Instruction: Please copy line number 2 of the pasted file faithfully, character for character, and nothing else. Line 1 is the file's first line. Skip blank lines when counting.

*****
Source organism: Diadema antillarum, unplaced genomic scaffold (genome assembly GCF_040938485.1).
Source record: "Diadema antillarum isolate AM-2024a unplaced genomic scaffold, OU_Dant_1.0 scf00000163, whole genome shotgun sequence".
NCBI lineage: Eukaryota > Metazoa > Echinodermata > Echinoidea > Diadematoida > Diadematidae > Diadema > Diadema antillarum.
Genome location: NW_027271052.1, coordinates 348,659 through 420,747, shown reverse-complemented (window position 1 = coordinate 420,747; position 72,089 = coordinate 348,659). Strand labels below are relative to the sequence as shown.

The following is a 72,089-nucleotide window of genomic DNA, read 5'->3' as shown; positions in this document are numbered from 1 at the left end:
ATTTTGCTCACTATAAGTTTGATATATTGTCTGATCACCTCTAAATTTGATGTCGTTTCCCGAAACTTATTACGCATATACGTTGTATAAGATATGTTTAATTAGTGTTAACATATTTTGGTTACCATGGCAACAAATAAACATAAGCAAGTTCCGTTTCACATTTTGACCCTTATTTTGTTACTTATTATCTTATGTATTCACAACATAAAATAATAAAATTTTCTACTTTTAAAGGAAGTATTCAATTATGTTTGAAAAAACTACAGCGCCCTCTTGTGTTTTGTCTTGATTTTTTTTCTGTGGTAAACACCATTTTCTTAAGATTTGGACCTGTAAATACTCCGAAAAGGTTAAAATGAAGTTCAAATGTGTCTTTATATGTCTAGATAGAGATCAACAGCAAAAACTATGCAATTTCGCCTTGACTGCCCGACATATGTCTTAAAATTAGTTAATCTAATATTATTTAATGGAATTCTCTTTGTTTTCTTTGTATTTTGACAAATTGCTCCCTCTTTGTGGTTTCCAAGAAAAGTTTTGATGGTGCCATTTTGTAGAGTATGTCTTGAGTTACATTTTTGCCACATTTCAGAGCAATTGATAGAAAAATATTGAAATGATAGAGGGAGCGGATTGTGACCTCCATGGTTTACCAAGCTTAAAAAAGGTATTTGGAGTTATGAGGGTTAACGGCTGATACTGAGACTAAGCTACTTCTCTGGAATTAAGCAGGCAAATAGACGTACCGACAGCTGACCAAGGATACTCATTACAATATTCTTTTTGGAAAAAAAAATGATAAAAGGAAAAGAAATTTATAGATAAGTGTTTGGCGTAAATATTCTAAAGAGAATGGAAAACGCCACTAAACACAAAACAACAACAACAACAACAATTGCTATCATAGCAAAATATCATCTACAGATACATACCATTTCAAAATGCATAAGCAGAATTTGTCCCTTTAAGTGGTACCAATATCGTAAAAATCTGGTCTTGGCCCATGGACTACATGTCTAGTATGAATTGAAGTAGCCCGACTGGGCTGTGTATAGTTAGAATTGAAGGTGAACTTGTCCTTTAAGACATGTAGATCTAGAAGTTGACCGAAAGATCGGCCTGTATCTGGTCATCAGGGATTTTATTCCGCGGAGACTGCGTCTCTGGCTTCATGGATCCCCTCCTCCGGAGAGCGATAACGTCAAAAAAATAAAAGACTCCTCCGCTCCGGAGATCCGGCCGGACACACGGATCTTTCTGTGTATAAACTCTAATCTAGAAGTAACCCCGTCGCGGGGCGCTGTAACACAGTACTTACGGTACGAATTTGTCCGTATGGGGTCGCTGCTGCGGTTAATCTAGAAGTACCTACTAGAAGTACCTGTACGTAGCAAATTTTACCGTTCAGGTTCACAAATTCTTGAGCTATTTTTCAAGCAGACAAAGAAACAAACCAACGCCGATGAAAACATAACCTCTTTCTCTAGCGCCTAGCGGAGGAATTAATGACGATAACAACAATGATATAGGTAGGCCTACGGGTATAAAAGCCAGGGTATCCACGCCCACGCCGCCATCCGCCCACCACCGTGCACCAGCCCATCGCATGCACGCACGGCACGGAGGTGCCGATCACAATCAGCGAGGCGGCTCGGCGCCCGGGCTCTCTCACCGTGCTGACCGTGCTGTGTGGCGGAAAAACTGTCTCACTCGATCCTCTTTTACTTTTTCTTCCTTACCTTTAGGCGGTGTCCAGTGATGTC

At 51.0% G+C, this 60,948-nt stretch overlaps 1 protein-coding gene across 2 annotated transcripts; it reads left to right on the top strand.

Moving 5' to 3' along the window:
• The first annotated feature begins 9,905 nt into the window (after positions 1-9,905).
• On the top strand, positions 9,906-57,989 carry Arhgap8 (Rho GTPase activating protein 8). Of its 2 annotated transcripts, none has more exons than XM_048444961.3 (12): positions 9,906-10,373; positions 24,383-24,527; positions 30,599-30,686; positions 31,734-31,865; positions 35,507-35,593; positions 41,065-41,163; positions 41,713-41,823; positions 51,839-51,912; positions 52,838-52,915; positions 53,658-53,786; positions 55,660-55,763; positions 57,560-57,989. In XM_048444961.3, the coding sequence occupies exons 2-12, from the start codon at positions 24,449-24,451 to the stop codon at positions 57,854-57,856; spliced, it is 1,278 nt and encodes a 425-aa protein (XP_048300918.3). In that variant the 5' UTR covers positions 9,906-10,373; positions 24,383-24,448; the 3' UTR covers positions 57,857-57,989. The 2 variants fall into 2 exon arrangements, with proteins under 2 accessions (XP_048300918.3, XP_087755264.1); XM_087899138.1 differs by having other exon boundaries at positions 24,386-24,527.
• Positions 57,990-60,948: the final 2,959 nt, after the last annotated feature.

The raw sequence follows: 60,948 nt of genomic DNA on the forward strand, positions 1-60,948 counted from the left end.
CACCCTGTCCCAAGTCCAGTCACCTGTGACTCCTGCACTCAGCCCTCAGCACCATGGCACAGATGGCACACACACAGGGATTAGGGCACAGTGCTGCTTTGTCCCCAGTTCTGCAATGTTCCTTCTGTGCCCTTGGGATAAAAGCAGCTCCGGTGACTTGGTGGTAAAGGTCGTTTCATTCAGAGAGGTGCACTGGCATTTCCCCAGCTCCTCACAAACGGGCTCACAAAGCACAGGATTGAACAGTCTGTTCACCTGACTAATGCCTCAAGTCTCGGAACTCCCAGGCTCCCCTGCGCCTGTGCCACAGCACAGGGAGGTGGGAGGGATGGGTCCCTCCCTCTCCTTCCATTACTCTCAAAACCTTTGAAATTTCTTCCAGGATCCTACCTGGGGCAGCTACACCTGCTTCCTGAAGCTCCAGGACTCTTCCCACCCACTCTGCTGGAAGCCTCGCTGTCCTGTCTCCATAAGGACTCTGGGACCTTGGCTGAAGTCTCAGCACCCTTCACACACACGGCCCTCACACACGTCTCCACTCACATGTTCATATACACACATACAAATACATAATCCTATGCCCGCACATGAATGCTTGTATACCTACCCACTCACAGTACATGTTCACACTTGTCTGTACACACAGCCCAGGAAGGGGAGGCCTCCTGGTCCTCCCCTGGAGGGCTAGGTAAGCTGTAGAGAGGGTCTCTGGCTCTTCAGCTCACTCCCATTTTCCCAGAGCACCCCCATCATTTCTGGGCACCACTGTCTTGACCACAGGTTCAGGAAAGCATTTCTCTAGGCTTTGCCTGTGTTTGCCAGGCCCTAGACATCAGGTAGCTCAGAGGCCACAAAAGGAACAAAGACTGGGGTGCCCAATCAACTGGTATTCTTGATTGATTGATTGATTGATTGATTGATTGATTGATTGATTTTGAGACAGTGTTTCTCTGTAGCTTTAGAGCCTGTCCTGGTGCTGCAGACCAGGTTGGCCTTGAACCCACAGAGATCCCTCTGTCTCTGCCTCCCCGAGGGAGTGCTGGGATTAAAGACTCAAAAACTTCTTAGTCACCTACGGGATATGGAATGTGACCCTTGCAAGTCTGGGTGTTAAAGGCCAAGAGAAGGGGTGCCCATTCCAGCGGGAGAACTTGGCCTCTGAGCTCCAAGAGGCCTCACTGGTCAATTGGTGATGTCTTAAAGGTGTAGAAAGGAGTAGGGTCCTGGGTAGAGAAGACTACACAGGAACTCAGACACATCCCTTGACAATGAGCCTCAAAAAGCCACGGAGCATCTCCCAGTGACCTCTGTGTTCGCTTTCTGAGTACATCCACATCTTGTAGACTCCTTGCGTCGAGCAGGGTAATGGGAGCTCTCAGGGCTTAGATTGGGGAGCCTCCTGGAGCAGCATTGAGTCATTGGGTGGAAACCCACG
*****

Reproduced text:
Source record: "Diadema antillarum isolate AM-2024a unplaced genomic scaffold, OU_Dant_1.0 scf00000163, whole genome shotgun sequence".